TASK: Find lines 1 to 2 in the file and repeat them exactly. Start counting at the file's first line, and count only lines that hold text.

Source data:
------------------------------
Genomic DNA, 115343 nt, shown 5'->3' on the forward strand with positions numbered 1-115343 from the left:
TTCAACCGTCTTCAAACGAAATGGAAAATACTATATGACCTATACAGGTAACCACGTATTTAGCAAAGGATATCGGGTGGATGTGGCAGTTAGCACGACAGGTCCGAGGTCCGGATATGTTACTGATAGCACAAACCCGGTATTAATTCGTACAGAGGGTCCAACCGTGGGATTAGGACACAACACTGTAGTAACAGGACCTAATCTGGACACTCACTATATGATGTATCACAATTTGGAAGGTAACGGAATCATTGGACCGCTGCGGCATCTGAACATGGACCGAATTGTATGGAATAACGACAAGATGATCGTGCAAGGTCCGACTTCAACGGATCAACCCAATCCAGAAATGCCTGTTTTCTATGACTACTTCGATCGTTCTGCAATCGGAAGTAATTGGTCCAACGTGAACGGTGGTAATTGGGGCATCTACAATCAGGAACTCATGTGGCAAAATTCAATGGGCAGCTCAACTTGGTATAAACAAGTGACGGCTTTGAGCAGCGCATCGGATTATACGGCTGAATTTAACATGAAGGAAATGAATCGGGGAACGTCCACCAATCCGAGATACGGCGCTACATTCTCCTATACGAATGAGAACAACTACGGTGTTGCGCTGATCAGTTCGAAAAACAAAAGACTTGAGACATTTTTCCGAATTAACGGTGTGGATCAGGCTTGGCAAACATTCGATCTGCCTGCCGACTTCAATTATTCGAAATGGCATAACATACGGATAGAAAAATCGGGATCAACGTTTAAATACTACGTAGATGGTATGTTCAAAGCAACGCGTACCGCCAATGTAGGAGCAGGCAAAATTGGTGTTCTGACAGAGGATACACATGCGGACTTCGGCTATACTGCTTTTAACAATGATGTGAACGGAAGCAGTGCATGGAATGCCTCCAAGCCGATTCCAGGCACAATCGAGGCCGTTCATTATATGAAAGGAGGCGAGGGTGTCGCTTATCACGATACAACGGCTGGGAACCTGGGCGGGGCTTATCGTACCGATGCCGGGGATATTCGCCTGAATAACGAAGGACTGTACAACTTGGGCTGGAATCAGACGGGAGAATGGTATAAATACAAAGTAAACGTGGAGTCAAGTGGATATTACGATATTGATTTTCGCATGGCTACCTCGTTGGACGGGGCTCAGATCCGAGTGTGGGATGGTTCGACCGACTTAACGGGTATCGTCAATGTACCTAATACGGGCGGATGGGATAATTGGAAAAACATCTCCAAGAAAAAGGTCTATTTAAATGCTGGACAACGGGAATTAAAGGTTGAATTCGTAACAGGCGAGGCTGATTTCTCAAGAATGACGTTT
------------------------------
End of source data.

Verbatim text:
Genomic DNA, 115343 nt, shown 5'->3' on the forward strand with positions numbered 1-115343 from the left:
TTCAACCGTCTTCAAACGAAATGGAAAATACTATATGACCTATACAGGTAACCACGTATTTAGCAAAGGATATCGGGTGGATGTGGCAGTTAGCACGACAGGTCCGAGGTCCGGATATGTTACTGATAGCACAAACCCGGTATTAATTCGTACAGAGGGTCCAACCGTGGGATTAGGACACAACACTGTAGTAACAGGACCTAATCTGGACACTCACTATATGATGTATCACAATTTGGAAGGTAACGGAATCATTGGACCGCTGCGGCATCTGAACATGGACCGAATTGTATGGAATAACGACAAGATGATCGTGCAAGGTCCGACTTCAACGGATCAACCCAATCCAGAAATGCCTGTTTTCTATGACTACTTCGATCGTTCTGCAATCGGAAGTAATTGGTCCAACGTGAACGGTGGTAATTGGGGCATCTACAATCAGGAACTCATGTGGCAAAATTCAATGGGCAGCTCAACTTGGTATAAACAAGTGACGGCTTTGAGCAGCGCATCGGATTATACGGCTGAATTTAACATGAAGGAAATGAATCGGGGAACGTCCACCAATCCGAGATACGGCGCTACATTCTCCTATACGAATGAGAACAACTACGGTGTTGCGCTGATCAGTTCGAAAAACAAAAGACTTGAGACATTTTTCCGAATTAACGGTGTGGATCAGGCTTGGCAAACATTCGATCTGCCTGCCGACTTCAATTATTCGAAATGGCATAACATACGGATAGAAAAATCGGGATCAACGTTTAAATACTACGTAGATGGTATGTTCAAAGCAACGCGTACCGCCAATGTAGGAGCAGGCAAAATTGGTGTTCTGACAGAGGATACACATGCGGACTTCGGCTATACTGCTTTTAACAATGATGTGAACGGAAGCAGTGCATGGAATGCCTCCAAGCCGATTCCAGGCACAATCGAGGCCGTTCATTATATGAAAGGAGGCGAGGGTGTCGCTTATCACGATACAACGGCTGGGAACCTGGGCGGGGCTTATCGTACCGATGCCGGGGATATTCGCCTGAATAACGAAGGACTGTACAACTTGGGCTGGAATCAGACGGGAGAATGGTATAAATACAAAGTAAACGTGGAGTCAAGTGGATATTACGATATTGATTTTCGCATGGCTACCTCGTTGGACGGGGCTCAGATCCGAGTGTGGGATGGTTCGACCGACTTAACGGGTATCGTCAATGTACCTAATACGGGCGGATGGGATAATTGGAAAAACATCTCCAAGAAAAAGGTCTATTTAAATGCTGGACAACGGGAATTAAAGGTTGAATTCGTAACAGGCGAGGCTGATTTCTCAAGAATGACGTTT